Sports

Lack of local gym space leads to long waitlist for NJB hopefuls

National Junior Basketball
Courtesy of Subu Gupta
The Foothill chapter of NJB is so popular that the local youth basketball league’s waitlist grew to more than 200 kids last year. It’s gone to a lottery system to admit new players for this season.

Months before last season tipped off, parents of children hoping to join the local Foothill chapter of National Junior Basketball played a game of their own, racing to the website the moment online registration opened.

“Last year, we reached capacity for boys in the first hour,” said Tamara Fagin, Foothill NJB board member. “People were so upset. If you had a slow internet connection, you didn’t get in.”

This year, the board is taking ISPs out of the equation. Members voted to change the registration process for new players to a lottery system, so it won’t matter if they sign up the first day (Aug. 30) or the last (Sept. 1).

“It was not the fairest process,” board member James Reilly said of how the nonprofit previously admitted newcomers. “The lottery is the right thing to do.”

While this may even the playing field – or level the court, in this case – it won’t solve the problem. There are still way more kids who want to play NJB than there is gym space to hold games and practices from late October through mid-February.

“There are more kids in the area, and they want to play basketball,” said Fagin, whose league serves Los Altos, Mountain View, Sunnyvale and half of Los Altos Hills. “But there are just not enough gyms – it’s a real shame.”

More than 200 youngsters were on last year’s waitlist, according to Foothill NJB registrar Stuart Waugh. Most of them were turned away.

“The board members felt really terrible – it was really upsetting,” said Fagin, a Los Altos resident. “And it’s only getting worse.”

The waitlist grows each year, according to Fagin, who joined the board four years ago. Most of the hopefuls are boys, she noted.

“If you don’t get in as a third-grader, it’s much more difficult for boys,” said Fagin, who added that returning families who register on time are automatically accepted.

Last season the league fielded more than three times as many teams for boys than girls due to higher demand, according to Fagin. The boys program also accommodates more grade levels (3-12) than the girls (3-8).

NJB’s junior varsity (grades 9-10) and varsity (11-12) teams give boys who were cut from their high school squads another place to play, according to Reilly. Most of the players who do make their high school teams have NJB experience, he added. At Los Altos High, where Reilly serves as boys varsity assistant coach, “the last three years, over 90 percent of our (varsity) players came from NJB,” he said.

Fagin noted that the percentage is similar at the local junior highs, which further proves the impact the league has on the development of young players.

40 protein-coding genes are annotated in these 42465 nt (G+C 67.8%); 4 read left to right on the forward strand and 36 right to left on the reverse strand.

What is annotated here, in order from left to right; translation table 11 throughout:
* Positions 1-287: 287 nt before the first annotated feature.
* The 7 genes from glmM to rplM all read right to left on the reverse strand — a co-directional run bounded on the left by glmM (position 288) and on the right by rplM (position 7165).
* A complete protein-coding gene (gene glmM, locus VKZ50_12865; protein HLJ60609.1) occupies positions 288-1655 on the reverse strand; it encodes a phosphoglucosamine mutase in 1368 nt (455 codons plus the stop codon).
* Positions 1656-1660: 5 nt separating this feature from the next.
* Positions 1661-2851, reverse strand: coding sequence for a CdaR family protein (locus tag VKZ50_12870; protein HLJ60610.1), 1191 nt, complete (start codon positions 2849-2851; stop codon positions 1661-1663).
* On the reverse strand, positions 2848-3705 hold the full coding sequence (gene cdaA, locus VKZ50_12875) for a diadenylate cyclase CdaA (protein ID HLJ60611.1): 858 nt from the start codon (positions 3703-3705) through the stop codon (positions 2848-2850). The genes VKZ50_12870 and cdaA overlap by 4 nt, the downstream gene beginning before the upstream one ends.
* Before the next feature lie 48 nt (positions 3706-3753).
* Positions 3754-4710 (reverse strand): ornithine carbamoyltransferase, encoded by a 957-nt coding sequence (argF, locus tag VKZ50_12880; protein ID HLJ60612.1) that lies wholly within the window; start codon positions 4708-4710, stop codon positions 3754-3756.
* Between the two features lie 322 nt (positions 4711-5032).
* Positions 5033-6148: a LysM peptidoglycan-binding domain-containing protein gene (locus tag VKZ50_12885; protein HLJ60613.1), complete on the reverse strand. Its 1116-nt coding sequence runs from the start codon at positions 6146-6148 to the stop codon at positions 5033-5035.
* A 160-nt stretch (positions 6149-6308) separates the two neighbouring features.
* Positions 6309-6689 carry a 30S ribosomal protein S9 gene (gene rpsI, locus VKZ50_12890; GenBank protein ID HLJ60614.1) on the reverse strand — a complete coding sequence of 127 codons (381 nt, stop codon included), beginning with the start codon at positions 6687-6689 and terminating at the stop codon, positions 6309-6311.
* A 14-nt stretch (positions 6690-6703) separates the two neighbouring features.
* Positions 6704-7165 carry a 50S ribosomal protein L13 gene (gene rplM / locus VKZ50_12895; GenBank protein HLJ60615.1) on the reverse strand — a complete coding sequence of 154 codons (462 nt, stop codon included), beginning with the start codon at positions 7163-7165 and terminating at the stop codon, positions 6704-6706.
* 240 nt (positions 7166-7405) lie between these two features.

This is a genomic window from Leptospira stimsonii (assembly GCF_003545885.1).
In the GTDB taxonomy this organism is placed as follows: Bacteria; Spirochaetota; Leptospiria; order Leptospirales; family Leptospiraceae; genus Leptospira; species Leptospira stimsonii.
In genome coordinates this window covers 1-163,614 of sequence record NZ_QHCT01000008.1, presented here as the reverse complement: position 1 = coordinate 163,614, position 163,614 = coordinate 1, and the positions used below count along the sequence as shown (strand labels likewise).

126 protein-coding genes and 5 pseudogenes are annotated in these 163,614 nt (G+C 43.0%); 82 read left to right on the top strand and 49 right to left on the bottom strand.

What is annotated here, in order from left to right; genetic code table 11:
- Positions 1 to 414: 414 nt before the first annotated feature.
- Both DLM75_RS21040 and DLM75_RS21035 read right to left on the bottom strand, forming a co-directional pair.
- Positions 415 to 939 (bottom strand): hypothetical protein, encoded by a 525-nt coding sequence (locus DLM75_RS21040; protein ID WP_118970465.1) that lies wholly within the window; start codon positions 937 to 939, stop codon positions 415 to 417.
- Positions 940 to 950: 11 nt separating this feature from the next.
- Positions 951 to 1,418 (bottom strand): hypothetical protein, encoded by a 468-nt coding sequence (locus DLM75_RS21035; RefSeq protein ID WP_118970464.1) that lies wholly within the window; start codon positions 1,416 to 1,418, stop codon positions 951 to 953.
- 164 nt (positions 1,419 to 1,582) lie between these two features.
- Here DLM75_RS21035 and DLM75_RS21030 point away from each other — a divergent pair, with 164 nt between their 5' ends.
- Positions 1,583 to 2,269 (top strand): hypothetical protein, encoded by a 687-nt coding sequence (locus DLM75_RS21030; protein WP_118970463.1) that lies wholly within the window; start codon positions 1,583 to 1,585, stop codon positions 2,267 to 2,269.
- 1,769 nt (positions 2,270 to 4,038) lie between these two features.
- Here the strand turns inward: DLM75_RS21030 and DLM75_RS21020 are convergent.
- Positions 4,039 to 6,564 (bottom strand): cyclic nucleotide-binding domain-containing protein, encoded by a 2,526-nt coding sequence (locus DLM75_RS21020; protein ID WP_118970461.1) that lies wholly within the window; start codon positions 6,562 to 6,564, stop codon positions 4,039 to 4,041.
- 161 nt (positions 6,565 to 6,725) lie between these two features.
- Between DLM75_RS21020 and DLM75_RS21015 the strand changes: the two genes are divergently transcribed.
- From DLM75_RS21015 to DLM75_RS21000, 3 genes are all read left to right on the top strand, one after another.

“If you’re not playing NJB at a high level, you probably won’t make the team,” she said. “You need that to qualify.”

For those kids unable to play NJB at any level due to space constraints (the league maxed out at 700 participants last year), there are few other options for playing organized basketball in the area.

“Other than Y(MCA) ball and Cupertino (Hoops), there’s really nothing,” Fagin said. “It’s so sad.”

Reilly added that Foothill NJB isn’t likely to grow until more gyms are built, unless the league can find additional time slots in existing gyms.

“We field the maximum amount of teams we can,” said the Mountain View resident, who is entering his fifth year on the board.

Fagin dreams of the Los Altos School District building a gym on the proposed 10th school site at the San Antonio Shopping Center in Mountain View, but there have been no discussions on doing so at recent district board meetings.

“There’s a real need for another gym in the area,” she said. “When they’re planning out the new school, it would be great to have a sports center/gym there.”

NJB currently rents school gyms in Los Altos at Blach Intermediate, Egan Junior High and Los Altos High; in Sunnyvale at Columbia Middle, King’s Academy, Peterson Middle and Sunnyvale Middle; and in Palo Alto at Gideon Hausner Jewish Day and Terman Middle.

The tall task of procuring spots in all of these gyms goes to Michiel Ligthart, who is among the league’s hundred-plus volunteers.

“The guy who does it is a magician,” Reilly said of gym coordinator Ligthart. “He really does a heroic job each year securing gym time and then scheduling it out for 65-70 teams. It’s a huge job, and he’s great at it.”

Registration for Foothill NJB’s returning players and their siblings is scheduled 8 a.m. Aug. 24 through 8 p.m. Aug. 28. Registration for new players is slated 8 a.m. Aug. 30 through 8 p.m. Sept. 1. To be notified when registration opens and for more information, visit njbfoothill.com and sign up for the newsletter.

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